Irregular Buildings

The seismic design of regular buildings is based on two concepts. First, the linearly varying lateral force distribution is a reasonable and conservative representation of the actual response distribution due to earthquake ground motions. Second, the cyclic inelastic deformation demands are reasonably uniform in all of the seismic force-resisting elements. However, when a structure has irregularities, these concepts may not be valid, requiring corrective factors and procedures to meet the design objectives.

The impact of irregular parameters in estimating seismic force levels, first introduced into the Uniform Building Code (UBC) in 1973, long remained a matter of engineering judgment. Beginning in 1988, however, some configuration parameters have been quantified to establish the condition of irregularity, and specific analytical treatments have been mandated to address these flaws.

Typical building configuration deficiencies include an irregular geometry, a weakness in a story, a concentration of mass, or a discontinuity in the lateral-force-resisting system. Vertical irregularities are defined in terms of strength, stiffness, geometry, and mass. Although these are evaluated separately, they are related and may occur simultaneously. For example, a building that has a tall first story can be irregular because of a soft story, a weak story, or both, depending on the stiffness and strength of this story relative to those above.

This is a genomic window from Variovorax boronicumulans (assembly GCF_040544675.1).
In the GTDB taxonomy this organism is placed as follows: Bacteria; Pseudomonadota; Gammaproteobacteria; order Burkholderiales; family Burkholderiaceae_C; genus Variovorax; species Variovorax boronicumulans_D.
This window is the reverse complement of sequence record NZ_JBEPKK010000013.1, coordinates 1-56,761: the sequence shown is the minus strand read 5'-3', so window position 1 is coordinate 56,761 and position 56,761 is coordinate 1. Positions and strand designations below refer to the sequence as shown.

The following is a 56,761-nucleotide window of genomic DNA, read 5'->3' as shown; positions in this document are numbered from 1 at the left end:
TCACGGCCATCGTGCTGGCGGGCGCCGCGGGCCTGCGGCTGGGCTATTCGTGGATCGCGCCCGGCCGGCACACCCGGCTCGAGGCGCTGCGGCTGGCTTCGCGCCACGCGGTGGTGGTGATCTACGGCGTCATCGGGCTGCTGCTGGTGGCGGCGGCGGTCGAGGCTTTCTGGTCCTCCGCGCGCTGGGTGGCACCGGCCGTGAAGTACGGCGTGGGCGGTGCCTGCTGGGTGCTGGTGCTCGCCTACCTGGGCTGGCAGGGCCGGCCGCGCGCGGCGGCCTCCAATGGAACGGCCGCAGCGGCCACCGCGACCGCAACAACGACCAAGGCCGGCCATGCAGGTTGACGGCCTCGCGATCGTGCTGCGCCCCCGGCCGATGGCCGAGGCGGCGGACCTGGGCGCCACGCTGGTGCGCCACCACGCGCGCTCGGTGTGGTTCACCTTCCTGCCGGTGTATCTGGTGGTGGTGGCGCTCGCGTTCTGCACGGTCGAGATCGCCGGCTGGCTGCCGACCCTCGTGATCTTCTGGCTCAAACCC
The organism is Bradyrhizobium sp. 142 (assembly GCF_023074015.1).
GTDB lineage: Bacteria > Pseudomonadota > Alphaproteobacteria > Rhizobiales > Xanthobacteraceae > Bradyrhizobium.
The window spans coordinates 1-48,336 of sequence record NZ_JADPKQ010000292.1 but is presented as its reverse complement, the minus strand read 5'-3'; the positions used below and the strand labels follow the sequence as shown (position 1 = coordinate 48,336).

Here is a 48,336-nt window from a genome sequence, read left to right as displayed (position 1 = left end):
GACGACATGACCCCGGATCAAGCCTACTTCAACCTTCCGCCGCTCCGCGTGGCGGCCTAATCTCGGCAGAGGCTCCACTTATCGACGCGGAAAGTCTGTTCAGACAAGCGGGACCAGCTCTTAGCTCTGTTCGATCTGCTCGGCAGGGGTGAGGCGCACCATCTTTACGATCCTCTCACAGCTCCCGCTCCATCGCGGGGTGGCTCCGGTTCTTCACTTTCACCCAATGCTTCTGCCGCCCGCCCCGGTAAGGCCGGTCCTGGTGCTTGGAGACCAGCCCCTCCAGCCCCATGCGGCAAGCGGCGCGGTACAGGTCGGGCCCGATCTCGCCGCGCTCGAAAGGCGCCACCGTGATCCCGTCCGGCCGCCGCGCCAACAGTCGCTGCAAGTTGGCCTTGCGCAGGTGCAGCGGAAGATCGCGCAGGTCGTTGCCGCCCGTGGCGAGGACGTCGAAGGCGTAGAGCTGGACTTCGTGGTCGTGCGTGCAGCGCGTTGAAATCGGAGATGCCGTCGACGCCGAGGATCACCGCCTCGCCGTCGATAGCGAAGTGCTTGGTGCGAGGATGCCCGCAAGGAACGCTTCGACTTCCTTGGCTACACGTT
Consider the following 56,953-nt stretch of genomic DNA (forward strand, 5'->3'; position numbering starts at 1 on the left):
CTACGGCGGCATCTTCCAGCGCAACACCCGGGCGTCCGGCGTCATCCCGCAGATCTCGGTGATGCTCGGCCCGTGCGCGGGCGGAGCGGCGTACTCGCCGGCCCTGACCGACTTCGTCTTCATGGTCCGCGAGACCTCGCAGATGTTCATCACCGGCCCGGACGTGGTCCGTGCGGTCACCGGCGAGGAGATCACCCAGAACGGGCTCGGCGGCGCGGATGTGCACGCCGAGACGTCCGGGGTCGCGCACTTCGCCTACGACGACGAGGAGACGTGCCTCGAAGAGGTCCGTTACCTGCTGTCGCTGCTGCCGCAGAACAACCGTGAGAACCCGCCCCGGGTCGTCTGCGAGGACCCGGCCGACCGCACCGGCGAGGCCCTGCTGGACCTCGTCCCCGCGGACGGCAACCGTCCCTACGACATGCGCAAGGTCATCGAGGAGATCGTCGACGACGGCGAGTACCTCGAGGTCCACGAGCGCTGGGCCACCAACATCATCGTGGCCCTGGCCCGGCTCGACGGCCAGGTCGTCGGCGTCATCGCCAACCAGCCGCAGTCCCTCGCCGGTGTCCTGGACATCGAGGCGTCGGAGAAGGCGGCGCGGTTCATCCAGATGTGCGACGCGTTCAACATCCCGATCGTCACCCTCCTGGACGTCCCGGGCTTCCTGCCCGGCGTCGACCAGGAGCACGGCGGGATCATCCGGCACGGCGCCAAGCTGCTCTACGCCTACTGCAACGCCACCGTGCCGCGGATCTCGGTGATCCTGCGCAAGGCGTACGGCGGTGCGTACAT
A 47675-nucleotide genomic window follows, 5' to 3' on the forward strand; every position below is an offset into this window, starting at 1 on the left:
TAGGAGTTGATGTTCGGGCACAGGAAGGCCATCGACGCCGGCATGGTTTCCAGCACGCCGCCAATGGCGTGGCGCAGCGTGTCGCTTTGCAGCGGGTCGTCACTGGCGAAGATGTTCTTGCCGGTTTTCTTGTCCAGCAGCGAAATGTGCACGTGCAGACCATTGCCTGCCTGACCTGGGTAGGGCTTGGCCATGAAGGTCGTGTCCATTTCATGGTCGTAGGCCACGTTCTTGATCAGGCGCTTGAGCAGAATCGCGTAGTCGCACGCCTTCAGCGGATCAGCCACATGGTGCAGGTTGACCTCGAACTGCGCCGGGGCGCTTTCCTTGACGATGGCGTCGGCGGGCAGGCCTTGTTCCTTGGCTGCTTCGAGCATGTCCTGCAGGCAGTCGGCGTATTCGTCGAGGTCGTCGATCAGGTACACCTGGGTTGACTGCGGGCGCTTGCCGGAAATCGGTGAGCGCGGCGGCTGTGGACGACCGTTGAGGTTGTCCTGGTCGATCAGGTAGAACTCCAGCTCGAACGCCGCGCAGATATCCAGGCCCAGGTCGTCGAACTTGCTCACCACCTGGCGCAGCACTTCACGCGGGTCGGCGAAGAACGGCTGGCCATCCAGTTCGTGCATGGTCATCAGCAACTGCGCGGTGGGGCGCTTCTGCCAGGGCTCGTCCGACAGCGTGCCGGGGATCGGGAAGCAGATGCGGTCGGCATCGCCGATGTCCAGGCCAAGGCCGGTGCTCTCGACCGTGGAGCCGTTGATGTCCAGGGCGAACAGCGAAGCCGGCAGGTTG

Those who have studied the performance of buildings in earthquakes generally agree that the building's form has a major influence on performance. This is because the shape and proportions of the building have a major effect on the distribution of earthquake forces as they work their way through the building. Geometric configuration, type of structural members, details of connections, and materials of construction all have a profound effect on the structural-dynamic response of a building. When a building has irregular features, such as asymmetry in plan or vertical discontinuity, the assumptions used in developing seismic criteria for buildings with regular features may not apply. Therefore, it is best to avoid creating buildings with irregular features. For example, omitting exterior walls in the first story of a building to permit an open ground floor leaves the columns at the ground level as the only elements available to resist lateral forces, thus causing an abrupt change in rigidity at that level. This condition is undesirable. It is advisable to carry all shear walls down to the foundation. When irregular features are unavoidable, special design considerations are required to account for the unusual dynamic characteristics and the load transfer and stress concentrations that occur at abrupt changes in structural resistance. Examples of plan and elevation irregularities are illustrated in Figs. 2.4 and 2.5.

(b)
Figure 2.4. Plan irregularities: (a) geometric irregularities; (b) irregularity due to mass-resistance eccentricity; (c) irregularity due to discontinuity in diaphragm stiffness.
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